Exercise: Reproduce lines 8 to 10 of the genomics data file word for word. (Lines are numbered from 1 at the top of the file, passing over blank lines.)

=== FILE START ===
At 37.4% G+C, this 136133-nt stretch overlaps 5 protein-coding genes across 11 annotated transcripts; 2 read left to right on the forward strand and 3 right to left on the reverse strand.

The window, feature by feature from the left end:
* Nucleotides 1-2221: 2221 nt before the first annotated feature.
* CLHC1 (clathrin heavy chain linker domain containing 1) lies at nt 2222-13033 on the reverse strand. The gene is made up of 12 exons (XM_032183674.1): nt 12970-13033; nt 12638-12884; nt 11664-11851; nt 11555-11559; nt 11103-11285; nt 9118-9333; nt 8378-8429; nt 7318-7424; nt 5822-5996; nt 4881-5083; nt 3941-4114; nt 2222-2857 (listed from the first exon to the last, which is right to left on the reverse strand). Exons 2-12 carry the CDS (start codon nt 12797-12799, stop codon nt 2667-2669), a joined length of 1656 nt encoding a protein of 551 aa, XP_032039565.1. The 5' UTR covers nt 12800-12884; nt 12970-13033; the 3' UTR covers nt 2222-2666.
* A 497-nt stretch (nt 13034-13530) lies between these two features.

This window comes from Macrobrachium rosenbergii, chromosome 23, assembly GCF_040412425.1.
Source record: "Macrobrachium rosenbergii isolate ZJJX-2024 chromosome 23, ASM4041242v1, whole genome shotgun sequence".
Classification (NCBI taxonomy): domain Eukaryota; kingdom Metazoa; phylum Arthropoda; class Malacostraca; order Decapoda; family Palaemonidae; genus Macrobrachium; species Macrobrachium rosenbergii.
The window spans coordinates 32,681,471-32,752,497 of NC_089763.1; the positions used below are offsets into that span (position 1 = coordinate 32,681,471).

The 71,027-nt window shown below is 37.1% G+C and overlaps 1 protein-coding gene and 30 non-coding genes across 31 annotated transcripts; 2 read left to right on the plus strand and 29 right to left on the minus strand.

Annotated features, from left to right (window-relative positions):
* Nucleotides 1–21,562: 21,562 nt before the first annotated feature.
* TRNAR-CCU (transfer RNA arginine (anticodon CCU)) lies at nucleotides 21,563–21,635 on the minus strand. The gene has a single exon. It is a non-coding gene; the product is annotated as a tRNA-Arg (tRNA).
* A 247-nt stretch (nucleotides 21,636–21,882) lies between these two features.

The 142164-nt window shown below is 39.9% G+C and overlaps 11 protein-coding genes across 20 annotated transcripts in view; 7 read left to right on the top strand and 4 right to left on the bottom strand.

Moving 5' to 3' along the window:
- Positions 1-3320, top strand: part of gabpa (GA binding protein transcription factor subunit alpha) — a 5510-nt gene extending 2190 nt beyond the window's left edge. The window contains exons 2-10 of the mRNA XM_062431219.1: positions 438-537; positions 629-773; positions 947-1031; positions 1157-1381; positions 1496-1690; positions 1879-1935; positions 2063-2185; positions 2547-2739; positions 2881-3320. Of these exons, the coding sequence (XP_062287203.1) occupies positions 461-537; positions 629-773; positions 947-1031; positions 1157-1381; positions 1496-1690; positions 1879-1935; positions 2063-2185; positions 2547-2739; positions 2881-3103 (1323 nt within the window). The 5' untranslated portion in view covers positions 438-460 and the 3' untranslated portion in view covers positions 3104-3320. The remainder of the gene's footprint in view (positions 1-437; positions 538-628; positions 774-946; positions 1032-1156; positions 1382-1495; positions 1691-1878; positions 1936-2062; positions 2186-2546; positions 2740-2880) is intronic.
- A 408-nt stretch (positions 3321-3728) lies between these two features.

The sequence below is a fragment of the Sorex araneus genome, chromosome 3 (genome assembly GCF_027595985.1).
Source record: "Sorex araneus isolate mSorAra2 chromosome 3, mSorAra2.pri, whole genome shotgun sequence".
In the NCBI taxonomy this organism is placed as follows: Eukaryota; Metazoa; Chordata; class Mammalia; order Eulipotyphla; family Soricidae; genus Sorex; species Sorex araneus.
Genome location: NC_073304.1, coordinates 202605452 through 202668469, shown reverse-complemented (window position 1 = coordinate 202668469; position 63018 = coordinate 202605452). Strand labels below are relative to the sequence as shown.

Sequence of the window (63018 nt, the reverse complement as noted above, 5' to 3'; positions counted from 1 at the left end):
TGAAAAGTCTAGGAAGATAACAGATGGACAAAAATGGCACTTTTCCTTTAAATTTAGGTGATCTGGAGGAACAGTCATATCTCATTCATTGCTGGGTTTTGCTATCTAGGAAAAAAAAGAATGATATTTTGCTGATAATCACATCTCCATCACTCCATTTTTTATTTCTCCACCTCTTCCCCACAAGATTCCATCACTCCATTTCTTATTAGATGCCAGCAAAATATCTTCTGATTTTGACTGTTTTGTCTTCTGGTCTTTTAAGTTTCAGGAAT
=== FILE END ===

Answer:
Classification (NCBI taxonomy): domain Eukaryota; kingdom Metazoa; phylum Arthropoda; class Malacostraca; order Decapoda; family Palaemonidae; genus Macrobrachium; species Macrobrachium rosenbergii.
The window spans coordinates 32,681,471-32,752,497 of NC_089763.1; the positions used below are offsets into that span (position 1 = coordinate 32,681,471).

The 71,027-nt window shown below is 37.1% G+C and overlaps 1 protein-coding gene and 30 non-coding genes across 31 annotated transcripts; 2 read left to right on the plus strand and 29 right to left on the minus strand.